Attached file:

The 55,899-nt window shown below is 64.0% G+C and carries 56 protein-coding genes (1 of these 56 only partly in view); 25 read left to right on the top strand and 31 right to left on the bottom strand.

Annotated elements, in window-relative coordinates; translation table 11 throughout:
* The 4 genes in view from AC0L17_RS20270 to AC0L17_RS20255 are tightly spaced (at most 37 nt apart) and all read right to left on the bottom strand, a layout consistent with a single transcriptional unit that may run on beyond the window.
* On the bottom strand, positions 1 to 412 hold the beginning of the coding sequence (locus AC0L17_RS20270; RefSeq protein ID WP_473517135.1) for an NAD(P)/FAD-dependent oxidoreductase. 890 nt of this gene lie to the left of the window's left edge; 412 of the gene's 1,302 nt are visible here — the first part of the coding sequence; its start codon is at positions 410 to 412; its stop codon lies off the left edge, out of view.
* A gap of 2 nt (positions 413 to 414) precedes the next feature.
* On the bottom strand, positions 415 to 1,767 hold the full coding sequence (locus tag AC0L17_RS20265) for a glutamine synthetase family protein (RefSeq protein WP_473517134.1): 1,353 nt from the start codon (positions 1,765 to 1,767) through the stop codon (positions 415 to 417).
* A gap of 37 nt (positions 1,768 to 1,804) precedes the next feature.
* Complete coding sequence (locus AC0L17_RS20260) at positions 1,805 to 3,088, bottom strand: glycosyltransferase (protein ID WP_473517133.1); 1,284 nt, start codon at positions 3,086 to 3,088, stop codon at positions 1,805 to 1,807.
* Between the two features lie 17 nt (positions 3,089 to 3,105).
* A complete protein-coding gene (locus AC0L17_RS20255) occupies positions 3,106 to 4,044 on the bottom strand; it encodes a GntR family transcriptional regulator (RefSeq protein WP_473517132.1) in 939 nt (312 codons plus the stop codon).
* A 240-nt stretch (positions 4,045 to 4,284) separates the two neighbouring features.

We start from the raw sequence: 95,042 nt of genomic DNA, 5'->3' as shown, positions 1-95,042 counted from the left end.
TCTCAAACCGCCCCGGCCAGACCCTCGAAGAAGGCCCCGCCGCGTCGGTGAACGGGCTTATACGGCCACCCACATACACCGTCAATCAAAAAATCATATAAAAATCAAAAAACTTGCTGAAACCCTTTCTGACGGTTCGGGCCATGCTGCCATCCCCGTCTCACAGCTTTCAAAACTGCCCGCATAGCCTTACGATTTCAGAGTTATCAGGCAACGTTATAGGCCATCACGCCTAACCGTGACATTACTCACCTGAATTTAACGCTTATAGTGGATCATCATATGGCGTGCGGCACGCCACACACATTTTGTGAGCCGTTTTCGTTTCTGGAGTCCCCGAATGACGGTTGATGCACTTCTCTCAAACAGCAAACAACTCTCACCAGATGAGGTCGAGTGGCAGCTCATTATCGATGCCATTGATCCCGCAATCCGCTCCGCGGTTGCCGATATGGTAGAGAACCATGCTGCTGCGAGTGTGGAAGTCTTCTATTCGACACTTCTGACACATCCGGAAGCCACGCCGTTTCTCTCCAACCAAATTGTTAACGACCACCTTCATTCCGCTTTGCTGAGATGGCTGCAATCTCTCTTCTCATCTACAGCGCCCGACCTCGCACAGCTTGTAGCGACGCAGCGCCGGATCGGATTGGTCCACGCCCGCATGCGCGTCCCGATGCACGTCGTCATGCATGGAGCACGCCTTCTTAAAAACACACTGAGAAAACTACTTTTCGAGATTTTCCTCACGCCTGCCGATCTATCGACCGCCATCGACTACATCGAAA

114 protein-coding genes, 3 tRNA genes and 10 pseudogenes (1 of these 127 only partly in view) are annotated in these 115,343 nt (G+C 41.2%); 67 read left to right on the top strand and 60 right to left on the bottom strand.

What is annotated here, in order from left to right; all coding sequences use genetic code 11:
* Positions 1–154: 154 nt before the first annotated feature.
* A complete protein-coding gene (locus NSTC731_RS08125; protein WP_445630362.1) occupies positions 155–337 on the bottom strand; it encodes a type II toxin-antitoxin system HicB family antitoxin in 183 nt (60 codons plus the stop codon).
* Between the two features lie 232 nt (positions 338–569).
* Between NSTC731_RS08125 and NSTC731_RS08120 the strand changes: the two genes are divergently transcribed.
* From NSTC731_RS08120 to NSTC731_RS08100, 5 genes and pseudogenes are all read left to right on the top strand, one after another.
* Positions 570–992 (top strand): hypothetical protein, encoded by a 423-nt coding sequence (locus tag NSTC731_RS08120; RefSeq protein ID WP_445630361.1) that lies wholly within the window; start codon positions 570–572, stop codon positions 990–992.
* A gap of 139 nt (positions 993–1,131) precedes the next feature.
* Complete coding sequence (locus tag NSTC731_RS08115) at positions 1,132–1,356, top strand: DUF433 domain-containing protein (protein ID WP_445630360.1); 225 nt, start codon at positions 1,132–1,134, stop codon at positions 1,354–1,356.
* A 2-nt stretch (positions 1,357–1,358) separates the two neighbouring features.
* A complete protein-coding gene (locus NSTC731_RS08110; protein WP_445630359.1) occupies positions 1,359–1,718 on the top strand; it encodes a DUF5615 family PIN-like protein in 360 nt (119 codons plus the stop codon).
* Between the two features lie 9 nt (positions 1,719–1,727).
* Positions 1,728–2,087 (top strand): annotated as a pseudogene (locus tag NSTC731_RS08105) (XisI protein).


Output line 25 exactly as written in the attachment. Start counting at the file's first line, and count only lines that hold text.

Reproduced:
* A complete protein-coding gene (locus NSTC731_RS08110; protein WP_445630359.1) occupies positions 1,359–1,718 on the top strand; it encodes a DUF5615 family PIN-like protein in 360 nt (119 codons plus the stop codon).